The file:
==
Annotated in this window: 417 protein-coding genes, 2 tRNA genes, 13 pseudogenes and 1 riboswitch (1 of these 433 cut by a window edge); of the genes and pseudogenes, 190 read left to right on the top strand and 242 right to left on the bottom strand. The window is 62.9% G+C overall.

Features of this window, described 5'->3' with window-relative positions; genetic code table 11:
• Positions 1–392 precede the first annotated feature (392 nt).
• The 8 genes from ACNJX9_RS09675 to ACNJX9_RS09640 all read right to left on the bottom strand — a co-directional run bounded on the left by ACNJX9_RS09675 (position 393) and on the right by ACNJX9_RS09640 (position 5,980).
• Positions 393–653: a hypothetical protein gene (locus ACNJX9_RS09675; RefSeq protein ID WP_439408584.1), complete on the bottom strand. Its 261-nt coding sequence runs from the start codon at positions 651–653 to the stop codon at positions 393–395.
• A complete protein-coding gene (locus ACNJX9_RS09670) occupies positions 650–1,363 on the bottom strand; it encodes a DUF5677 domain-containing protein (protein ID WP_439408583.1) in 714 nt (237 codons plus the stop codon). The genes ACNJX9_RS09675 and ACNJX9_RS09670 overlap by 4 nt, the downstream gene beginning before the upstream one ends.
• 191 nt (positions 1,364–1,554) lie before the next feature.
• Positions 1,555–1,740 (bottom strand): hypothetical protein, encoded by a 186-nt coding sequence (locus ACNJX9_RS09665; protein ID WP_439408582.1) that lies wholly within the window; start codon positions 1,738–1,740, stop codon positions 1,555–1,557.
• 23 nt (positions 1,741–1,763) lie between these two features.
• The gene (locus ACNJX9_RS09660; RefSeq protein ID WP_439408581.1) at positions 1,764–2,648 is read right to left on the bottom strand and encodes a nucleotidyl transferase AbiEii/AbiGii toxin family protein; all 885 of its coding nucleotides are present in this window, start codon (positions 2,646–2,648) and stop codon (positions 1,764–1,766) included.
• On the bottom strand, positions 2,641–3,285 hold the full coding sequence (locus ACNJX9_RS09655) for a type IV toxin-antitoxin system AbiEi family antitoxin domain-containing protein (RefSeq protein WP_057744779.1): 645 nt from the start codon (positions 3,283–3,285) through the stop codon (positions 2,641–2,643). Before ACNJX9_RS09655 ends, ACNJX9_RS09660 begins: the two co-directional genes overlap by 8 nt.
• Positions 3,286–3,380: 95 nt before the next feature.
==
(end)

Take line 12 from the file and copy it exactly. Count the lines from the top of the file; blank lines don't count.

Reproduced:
• Positions 3,286–3,380: 95 nt before the next feature.